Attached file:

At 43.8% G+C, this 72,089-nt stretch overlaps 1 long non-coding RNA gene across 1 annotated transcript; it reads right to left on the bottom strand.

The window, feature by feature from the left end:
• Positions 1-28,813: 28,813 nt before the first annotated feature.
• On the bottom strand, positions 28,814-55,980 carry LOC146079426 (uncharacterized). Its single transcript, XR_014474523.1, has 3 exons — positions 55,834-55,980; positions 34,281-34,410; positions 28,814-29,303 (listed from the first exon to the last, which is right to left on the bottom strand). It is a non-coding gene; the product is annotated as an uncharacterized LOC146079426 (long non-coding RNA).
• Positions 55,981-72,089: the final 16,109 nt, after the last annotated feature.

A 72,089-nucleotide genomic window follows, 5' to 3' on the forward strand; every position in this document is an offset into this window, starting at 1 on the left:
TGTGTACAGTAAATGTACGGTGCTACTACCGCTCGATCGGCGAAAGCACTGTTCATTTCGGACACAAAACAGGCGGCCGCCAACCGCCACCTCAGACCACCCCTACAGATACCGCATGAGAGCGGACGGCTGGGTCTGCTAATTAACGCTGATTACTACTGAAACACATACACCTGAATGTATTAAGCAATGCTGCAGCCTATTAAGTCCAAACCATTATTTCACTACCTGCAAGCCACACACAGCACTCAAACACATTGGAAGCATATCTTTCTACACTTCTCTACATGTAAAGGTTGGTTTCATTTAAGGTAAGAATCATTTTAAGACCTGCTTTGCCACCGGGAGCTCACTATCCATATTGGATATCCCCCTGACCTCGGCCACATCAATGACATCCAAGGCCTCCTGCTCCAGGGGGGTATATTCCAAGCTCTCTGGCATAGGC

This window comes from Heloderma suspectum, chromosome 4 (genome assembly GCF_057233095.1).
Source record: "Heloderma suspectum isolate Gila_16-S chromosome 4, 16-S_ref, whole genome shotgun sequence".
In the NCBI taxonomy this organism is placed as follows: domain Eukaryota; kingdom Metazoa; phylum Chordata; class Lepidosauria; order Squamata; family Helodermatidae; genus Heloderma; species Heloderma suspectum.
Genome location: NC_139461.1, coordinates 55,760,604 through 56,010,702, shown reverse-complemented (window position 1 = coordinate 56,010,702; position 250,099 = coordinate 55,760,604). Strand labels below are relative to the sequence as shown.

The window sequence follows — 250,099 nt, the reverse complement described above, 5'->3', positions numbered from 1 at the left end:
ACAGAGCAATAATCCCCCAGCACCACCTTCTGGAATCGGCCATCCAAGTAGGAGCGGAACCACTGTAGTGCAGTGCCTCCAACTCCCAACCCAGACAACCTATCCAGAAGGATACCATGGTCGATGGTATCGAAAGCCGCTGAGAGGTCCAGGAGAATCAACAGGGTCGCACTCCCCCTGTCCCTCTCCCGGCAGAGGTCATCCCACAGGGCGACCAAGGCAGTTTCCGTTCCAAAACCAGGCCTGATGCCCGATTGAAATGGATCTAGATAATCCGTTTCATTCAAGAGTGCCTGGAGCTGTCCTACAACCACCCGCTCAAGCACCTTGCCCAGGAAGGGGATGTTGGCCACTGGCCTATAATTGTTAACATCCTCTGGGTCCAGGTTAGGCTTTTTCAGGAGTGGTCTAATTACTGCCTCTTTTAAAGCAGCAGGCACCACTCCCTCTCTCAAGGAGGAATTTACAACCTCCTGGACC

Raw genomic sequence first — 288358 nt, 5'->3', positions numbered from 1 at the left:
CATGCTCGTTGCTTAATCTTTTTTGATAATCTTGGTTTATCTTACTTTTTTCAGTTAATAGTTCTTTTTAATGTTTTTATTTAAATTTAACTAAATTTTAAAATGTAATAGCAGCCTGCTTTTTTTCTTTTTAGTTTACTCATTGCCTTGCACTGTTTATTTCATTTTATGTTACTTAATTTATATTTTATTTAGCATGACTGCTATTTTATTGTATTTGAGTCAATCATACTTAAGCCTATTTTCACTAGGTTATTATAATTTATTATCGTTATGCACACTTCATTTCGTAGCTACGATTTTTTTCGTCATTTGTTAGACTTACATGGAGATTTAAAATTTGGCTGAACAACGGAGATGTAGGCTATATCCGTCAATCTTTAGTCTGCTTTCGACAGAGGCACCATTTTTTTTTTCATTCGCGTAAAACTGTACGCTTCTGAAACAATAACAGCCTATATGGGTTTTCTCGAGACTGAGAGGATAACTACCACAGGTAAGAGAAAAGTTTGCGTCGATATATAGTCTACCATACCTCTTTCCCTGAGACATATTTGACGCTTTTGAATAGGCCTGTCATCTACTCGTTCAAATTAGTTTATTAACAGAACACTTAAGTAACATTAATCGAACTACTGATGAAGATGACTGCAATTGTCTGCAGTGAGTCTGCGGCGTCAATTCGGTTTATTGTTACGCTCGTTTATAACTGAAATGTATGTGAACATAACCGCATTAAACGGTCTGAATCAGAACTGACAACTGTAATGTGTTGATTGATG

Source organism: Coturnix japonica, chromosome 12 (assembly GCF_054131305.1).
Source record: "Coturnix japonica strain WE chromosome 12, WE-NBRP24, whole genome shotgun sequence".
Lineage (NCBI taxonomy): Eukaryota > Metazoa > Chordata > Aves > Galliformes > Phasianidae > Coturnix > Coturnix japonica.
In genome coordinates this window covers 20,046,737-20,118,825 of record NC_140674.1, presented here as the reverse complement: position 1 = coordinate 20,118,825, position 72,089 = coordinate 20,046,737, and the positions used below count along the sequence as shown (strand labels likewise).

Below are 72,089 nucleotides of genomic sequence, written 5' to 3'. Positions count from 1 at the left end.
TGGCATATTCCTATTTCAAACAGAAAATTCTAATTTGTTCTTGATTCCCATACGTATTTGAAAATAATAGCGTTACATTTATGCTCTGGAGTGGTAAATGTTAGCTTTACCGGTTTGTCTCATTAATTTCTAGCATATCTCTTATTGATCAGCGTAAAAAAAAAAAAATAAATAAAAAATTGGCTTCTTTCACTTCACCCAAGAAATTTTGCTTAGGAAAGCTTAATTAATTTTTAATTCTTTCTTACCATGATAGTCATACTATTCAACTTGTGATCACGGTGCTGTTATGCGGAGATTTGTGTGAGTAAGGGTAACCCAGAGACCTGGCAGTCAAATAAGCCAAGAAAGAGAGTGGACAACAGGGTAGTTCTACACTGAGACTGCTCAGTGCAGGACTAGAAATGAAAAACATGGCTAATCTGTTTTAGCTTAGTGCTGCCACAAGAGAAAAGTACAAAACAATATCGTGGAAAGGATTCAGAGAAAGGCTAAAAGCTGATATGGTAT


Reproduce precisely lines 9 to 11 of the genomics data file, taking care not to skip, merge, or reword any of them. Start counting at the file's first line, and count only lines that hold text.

Source record: "Heloderma suspectum isolate Gila_16-S chromosome 4, 16-S_ref, whole genome shotgun sequence".
In the NCBI taxonomy this organism is placed as follows: domain Eukaryota; kingdom Metazoa; phylum Chordata; class Lepidosauria; order Squamata; family Helodermatidae; genus Heloderma; species Heloderma suspectum.
Genome location: NC_139461.1, coordinates 55,760,604 through 56,010,702, shown reverse-complemented (window position 1 = coordinate 56,010,702; position 250,099 = coordinate 55,760,604). Strand labels below are relative to the sequence as shown.